Monday, December 12, 2011

Lubetkin: William Tozer, ‘Flat White,’ New Zealand Home and Entertaining, (February/March 2004): 68–73.

The Highpoint apartment building in London is still despised by many of the more conservative residents of the surrounding leafy streets of Highgate, but in the sixty-eight years since it was constructed, its admirers have steadily grown in number. Amongst these admirers is current Highpoint homeowner Linda Aitken, a New Zealander now running her own urban design practice in London. Designed by Russian émigré Berthold Lubetkin, the construction of the building was staunchly resisted by the same conservation organisation that now coordinates tours of the building during the annual London Open House week. While the building was lauded by the architectural cognoscenti from its inception, it is no surprise that the scheme met with strong objections from a borough that still prides itself on having much lower densities of residential development than other areas of London.

Lubetkin arrived in England from Paris in the early 1930s and formed the architectural practice Tecton. Alongside Peter Behrens and New Zealander Amyas Connell, Lubetkin provided the initial impetus for the British modern architectural movement. Lubetkin’s Tecton collaborator, Denys Lasdun went on to become a major figure in twentieth-century British architecture and the considerable influence of Lubetkin’s modernism is evident in buildings such as The Royal Festival Hall on London’s South Bank. Lubetkin’s Highpoint was the first major building block in this sphere of influence and is undoubtedly a seminal piece of British modernism. While the compact and sensitive interiors are reminiscent of the Villa Savoye by the Swiss luminary Le Corbusier, the clean lines and projecting balconies to the elevations recall the functionalism of the Bauhaus or the rationalism of Terragni. While not a true Corbusian roof-scape, the roof of Highpoint provides a fabulous vantage point from which to survey London. One of these views is framed almost photographically—just as in Corbusier’s Villa Savoye—with a window-like opening to a solid wall.

Born in New Zealand’s Hawkes Bay, Linda Aitken travelled to London in the early 1980s as part of six months ‘OE’. Two decades later, she now lives in London with her two sons and works as an ‘urbanist’, designing streetscapes and masterplans for English cities. ‘My anxiety about wanting to be an architect is long gone’, says Linda, reflecting upon her chosen profession and her education in town planning and urban design in Auckland and Edinburgh respectively. Her practice, Aitken Leclercq is currently working with renowned Dutch architects MVRDV on a master plan for Toxteth in the northern English city of Liverpool. It is Linda’s involvement in the design industry that makes her like-minded company for the increasing number of architects and designers who inhabit Highpoint. One of Linda’s neighbours is renowned architectural critic, Jeremy Melvin, whose apartment sits directly above hers.

Although the parents of the previous owners of Linda’s apartment had been friends of Lubetkin’s, it is clear that they did not have a particular affinity with the design of the building. As with many of the apartments, pelmets and heavy curtains had been added to disguise the sliding and folding steel windows, and chandeliers and a fake fireplace had been introduced to soften the clean modern lines of the rooms. However, most of the original features did remain intact, including steel-framed doors, custom-made door handles, built-in cupboards, ceramic tiles and cork flooring. Another revolutionary attribute of the building, which continues to be operational to this day, is the under-floor and ceiling heating. All of these original features are now protected by the Grade One Listed status of the building. An un-missable feature that Linda has added to the apartment seems strangely at home with the Lubetkin design—an enormous back-lit photograph of a Serge Chermayeff building, which fills an entire wall of the living space. Another pioneer of modern architecture, Chermayeff is best know in Britain for his collaboration with Eric Mendelsohn on the De La Warr Pavilion in Bexhill-on-Sea.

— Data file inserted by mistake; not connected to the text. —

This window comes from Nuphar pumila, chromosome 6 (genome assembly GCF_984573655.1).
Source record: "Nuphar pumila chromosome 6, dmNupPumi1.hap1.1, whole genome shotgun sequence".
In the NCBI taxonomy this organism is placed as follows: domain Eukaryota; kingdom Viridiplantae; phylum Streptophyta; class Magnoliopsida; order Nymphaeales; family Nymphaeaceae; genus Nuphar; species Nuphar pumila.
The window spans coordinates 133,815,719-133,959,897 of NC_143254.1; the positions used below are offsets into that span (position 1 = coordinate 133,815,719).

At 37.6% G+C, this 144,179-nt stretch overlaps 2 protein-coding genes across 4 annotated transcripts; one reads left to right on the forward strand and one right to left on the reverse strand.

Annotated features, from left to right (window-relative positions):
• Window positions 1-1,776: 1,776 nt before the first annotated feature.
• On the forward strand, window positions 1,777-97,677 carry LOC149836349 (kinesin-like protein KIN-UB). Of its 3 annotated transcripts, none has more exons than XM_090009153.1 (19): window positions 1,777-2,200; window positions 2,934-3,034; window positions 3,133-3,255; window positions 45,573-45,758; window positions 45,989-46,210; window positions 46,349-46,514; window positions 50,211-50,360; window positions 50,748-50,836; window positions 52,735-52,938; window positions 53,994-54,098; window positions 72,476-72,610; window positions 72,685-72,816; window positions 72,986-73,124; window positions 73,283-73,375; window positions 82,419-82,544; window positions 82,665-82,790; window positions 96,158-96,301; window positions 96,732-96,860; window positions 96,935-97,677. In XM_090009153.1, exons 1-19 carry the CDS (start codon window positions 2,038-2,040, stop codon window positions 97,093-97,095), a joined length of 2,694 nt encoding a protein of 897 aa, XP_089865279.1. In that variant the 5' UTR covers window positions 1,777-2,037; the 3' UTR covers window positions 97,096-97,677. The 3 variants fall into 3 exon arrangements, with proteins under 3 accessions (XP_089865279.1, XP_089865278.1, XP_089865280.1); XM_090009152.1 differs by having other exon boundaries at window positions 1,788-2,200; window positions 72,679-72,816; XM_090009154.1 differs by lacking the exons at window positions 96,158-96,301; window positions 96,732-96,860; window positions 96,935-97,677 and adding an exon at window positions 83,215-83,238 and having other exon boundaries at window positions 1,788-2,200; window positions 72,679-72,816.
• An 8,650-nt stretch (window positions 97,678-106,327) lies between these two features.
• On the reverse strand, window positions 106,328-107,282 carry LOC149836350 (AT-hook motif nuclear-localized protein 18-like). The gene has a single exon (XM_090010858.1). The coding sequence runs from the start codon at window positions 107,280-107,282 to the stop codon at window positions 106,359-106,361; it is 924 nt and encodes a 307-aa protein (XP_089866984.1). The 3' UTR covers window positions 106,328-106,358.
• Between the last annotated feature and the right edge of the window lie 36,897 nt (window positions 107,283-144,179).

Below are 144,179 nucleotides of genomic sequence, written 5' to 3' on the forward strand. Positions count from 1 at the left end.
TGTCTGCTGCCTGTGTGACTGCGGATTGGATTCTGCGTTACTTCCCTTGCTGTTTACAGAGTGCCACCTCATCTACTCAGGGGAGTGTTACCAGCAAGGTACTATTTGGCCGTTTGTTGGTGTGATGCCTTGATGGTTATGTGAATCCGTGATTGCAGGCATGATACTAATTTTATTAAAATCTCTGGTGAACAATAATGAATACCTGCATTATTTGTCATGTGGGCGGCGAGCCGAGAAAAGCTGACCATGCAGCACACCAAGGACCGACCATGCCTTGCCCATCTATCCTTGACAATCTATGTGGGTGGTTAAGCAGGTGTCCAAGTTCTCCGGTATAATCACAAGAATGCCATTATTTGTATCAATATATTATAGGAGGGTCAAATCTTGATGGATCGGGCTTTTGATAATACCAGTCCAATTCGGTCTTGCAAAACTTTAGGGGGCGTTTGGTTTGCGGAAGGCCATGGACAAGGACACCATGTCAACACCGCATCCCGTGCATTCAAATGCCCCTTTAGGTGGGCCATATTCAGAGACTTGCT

‘I think we’ve gone backwards’, says Linda, comparing the revolutionary spatial arrangements of early modern buildings like Highpoint with most contemporary architecture. She remarks that in spite of many people’s expectations, the compact, three-bedroom apartment is comfortable for her and her two sons due to its ingenious design. Moreover, with large shared gardens and a swimming pool, the building provides the closest approximation of a New Zealand environment that she can think of anywhere in London. The fact that her Highpoint apartment is drenched in sunlight during the short days of the English winter—at least by comparison to the terraced housing that dominates most of London—supports this observation.

Built-in washing chutes and service lifts to each apartment, and communal spaces on the ground floor indicate an ambition for a shared lifestyle born of the architect’s socialist ideology. The presence of maids’ quarters on the ground floor, however, suggests that these ambitions were interpreted through a bourgeois conception of this ideal, and the present occupation of the building in discreet dwellings belies this original aspiration. However, the growing population of architects, designers and architecturally aware inhabitants of the building has created a new sense of community at Highpoint. As Linda describes how she and several of her neighbours have discussed converting a small, unused ground-floor space into a communal library, it seems that Lubetkin’s social agenda for the building may yet be fulfilled.

Project images available here:

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